Why These Entrepreneurs Invest in Search Engine Optimization
Both Neal and Lerner devote considerable attention to identifying and selling products that consumers are searching for online. In Neal’s case, he didn’t even start his business until he found a term that he knew would rank in results. And even then, it took two years of effort to start ranking.
The simple benefit of ranking high in search engines is a consistent, motivated customer base that you don’t have to pay to reach. While offline businesses invest in expensive marketing efforts like trade shows and television advertising, you won’t need to, and you can keep prices lower than your competitors.
Search is one of the main reasons Neal is paying a zoologist to write original guides for the pet owners he markets to. It’s why Lerner targets unique gift-giving events like Volunteer Week rather than trying to compete with massive competitors on search terms like “graduation gifts.”
Link building, keyword research, and technical SEO are three key elements of SEO that every prospective ecommerce entrepreneur should understand. (You should also know how your hosting service affects your Google rankings.)
Attracting and Monitoring Supplier Relationships
No dropshipping business can succeed without reliable suppliers who offer competitive wholesale prices. The dropshipping entrepreneur may face a “chicken and egg” problem like Jeff Neal’s. Until he achieved a high volume of orders, the best suppliers wouldn’t do business with him. You may have to accept low or even negative margins as you build your customer base.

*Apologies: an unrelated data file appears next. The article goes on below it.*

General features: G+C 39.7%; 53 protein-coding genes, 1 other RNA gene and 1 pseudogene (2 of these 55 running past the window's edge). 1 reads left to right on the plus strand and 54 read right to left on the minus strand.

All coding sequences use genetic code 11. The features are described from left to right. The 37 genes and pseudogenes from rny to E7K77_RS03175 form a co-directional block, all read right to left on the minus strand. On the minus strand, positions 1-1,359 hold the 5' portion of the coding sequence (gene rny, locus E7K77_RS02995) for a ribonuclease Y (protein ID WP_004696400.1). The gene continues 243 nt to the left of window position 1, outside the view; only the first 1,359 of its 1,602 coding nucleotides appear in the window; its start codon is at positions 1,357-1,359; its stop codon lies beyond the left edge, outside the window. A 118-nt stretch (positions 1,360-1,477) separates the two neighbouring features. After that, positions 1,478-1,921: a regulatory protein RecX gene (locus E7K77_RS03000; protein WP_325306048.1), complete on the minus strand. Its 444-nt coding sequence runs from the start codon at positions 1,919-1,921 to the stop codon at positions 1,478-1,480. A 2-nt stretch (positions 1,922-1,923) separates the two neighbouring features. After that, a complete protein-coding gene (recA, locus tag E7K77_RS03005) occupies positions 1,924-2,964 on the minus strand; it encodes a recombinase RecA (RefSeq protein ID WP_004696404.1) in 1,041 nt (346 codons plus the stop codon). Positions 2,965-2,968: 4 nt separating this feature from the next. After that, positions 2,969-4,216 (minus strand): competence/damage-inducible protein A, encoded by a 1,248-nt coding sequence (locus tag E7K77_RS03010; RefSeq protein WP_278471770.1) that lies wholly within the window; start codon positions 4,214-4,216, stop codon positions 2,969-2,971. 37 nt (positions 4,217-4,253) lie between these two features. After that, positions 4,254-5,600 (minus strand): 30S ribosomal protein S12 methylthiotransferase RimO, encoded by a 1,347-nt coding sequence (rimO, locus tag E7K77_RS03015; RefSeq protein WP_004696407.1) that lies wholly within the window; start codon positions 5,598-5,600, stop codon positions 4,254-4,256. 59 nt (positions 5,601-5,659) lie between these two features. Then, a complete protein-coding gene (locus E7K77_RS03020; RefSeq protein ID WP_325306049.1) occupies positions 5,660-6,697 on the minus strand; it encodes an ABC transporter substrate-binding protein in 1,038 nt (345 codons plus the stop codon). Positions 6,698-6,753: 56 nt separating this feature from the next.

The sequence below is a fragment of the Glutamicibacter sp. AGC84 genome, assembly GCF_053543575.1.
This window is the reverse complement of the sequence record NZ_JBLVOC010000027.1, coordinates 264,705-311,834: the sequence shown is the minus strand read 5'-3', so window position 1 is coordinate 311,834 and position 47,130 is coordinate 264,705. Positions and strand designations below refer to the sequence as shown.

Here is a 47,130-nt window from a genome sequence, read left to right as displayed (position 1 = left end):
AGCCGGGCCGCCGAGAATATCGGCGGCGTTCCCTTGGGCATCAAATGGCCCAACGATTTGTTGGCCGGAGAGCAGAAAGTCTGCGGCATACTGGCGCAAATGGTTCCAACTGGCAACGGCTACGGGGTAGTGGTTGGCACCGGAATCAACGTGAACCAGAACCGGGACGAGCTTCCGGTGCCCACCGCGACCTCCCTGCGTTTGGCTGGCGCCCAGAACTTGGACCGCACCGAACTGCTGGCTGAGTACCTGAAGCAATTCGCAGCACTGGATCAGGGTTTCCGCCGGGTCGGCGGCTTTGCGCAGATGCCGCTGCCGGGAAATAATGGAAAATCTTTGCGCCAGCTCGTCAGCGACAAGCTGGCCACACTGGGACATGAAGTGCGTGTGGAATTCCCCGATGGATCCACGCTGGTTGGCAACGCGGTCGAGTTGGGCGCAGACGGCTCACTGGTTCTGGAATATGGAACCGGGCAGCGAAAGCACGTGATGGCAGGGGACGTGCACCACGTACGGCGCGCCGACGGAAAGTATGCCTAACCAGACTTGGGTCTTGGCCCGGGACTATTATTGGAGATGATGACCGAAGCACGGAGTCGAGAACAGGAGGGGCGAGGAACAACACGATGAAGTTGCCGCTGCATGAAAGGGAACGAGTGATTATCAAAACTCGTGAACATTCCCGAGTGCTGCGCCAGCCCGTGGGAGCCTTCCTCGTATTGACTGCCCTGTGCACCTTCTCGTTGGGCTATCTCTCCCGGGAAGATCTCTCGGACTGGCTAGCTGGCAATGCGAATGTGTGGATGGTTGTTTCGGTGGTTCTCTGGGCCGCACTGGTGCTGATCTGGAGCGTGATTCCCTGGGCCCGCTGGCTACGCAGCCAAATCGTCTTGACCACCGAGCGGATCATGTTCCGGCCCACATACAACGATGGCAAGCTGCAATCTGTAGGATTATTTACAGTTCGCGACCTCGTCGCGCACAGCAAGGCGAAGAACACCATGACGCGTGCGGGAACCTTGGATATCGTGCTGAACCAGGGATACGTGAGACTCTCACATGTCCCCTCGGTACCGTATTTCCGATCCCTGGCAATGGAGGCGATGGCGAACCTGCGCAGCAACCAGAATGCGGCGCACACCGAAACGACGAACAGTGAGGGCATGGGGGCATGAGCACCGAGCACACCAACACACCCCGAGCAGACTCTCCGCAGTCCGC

Once you have that base, and you get the supplier you want, don’t think that your work is done. As Lerner points out, suppliers who are in demand may see their popularity as a chance to skimp on customer service and product quality. Slip-ups by a supplier can decimate the customer base you built so patiently.
Be Ready To Work!
Dropshipping entrepreneurs don’t have to create or package products, but the time they save ends up being devoted to administrative and marketing tasks.
Both Neal and Lerner have the work ethic and flexibility to dive into many different facets of owning a business. Lerner told us that some of his bigger competitors have more than 100 people responsible for the tasks he handles himself. Some of Lerner’s roles include:
- Site Merchandiser
- Web Content Editor
- Social Media Manager
- Data Analyst
- Industry Competition Consultant
Likewise, Neal is up before sunrise every morning to keep The Critter Depot on track. He has a full-time job and piles 20 to 30 hours of ecommerce entrepreneurship on top of that.
The trade-off? Unlike the people filling these roles at ecommerce behemoths, entrepreneurs like Lerner and Neal can decide when and how to do these tasks. They have the freedom to experiment and innovate, and if they’re successful, enjoy a full ownership stake that would be far more valuable than their corporate perks.